August 29
Idaho’s abortion laws must be rewritten: The Idaho Legislature must revamp its confusing abortion laws so that pregnant women and doctors know what medical care is permissible and what is not. The U.S. Supreme Court has turned the abortion issue over to lawmakers, so it is vitally important that our laws provide clarity. Otherwise, women could die or suffer grievous harm, and doctors could go to prison for providing life-saving care. By Tom Arkoosh
Steve Johnson will support schools: To pass his driver’s test was what kept Calvin in class; 15 years old and still unable to read. For 22 years I taught high school and Calvin was one of far too many young men we lost. How many more children does Scott Herndon want to fail by pulling money out of public education? By Carole Friedman
August 28
An inquiring mind: After reading the pros and cons on the subject of the library board, I have yet to hear the moral side of this subject. We have heard from one minister, but where is the Ministerial Association in this matter? Have they lost their voices or are afraid they may lose a deep pocketed member of their flock? By Elizabeth Sloot
We have a choice, write in Steve Johnson for Senate: This November we have many important choices to make. Do we want forward-looking representation that deals with reality? Or do we choose representatives who are trying to hold on to an imaginary past? We have candidates who want to control the content of our libraries and what teachers can talk about in the classroom. By Gil Beyer
August 23
We can't afford to wait on passing school bond: Here’s some bond perspective for today ... Boundary County School District is one of 12 school districts across Idaho that is running a bond or plant facilities levy Aug 30 with a total of $261.4 million worth of projects at stake across the state. When school districts in Idaho are faced with large capital improvement projects (in our case replacing an unsafe, 73-year-old elementary school in addition to some smaller projects), bonds and plant facilities levies are our only recourse in funding these projects – there is no other way. By Teresa Rae
August 22
Passing school bond won't be easy, but our kids are counting on us: On August 30, Boundary County voters will decide whether our community's five-year-olds will, in two years or so, bravely but tearfully wave goodbye to moms and dads and step forward into the same Valley View Elementary attended by the adults they look up to going back 70-some years, or will the clock be reset, and these kids be the first to step into a safe new school their forebears; parents and grandparents, neighbors ... people they don't and will not ever know, bequeathed them. By Mike Weland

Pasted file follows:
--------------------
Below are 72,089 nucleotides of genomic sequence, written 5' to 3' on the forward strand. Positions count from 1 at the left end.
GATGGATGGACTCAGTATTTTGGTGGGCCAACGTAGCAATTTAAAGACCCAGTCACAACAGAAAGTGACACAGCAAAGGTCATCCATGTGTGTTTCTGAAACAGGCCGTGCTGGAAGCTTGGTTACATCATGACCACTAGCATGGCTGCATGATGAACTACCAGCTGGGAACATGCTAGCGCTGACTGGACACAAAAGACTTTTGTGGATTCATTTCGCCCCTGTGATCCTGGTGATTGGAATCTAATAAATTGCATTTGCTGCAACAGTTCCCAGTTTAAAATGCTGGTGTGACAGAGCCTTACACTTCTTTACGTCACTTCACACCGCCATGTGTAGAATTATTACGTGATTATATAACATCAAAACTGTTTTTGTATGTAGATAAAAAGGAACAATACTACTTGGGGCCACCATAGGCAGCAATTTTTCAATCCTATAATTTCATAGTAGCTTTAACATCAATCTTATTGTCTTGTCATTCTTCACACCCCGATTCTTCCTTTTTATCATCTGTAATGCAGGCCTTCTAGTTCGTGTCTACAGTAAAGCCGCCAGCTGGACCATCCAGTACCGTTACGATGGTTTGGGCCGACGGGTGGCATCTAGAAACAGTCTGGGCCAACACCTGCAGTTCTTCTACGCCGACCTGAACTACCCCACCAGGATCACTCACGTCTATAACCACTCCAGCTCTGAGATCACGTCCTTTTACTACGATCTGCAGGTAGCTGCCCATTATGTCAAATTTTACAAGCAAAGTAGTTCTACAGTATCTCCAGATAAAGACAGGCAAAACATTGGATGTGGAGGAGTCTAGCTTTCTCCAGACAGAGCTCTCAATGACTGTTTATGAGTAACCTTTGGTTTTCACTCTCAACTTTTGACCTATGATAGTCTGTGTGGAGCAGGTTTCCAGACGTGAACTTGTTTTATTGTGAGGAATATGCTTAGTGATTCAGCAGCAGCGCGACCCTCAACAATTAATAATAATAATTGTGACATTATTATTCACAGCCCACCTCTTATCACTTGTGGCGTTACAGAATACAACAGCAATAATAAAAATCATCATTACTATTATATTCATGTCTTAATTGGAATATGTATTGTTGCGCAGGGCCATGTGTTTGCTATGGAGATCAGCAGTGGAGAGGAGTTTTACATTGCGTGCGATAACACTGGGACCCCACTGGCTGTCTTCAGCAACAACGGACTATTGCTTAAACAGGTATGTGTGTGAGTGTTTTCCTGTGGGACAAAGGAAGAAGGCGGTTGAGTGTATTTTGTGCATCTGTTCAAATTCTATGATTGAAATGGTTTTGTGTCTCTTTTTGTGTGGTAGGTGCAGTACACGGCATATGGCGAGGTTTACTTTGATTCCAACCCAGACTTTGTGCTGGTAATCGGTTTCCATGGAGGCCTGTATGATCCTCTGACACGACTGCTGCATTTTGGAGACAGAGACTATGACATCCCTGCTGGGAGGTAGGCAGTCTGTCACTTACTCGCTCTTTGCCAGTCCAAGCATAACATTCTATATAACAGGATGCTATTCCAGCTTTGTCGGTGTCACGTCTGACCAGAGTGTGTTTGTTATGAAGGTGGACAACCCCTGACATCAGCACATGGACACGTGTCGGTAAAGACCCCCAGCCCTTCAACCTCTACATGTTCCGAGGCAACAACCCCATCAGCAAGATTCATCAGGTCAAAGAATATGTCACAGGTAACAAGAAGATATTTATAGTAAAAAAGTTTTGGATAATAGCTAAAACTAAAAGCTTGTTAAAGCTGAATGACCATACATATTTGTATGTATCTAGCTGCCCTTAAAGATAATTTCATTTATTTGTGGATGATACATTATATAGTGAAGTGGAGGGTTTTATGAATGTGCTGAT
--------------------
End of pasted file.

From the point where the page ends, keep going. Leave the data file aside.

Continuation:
The Idaho Freedom Foundation misinforms about the education initiative: The ill-named Idaho Freedom Foundation (IFF), which essentially owns and operates the extremist branch of today’s Republican Party, wants to destroy the Gem State’s public school system. As recent as August 8, IFF President Wayne Hoffman repeated his demand for the State to get out of the “education business.” That seems to be a tall order since the Idaho Constitution requires the Legislature to “maintain a general, uniform and thorough system of public, free common schools.” By Jim Jones
We are strong and we hold fast to hope: I love you. Library, I love you. BCSD#101, I love you. My first grade teacher’s hands, wrapped around my own hand, wrapped around a pencil, writing my own name for the first time at Naples School in first grade. Grandma, I love you. All my teachers, all the way through Bonners Ferry High School; I love you. By Christi Kramer
End of summer elections essential -- please vote August 30: The last thing school patrons may have on their minds as they squeeze in that last barbecue or vacation of the summer is exercising their responsibility as citizens to vote. That’s why it’s so important to remind patrons that some important elections are coming up soon. On August 30, 12 school districts will be seeking voter approval for $261.4 million for a variety of education investments. By Rod Gramer, Idaho Business for Education
August 19
Ban the books, sound the shofar: This crowd that now attends each library board meeting to assert its holy righteousness and call down the wrath of heaven upon the sinners and infidels who don't quite share the same righteous fervor have every right ... and I think they should be credited for taking part in the process. By Mike Weland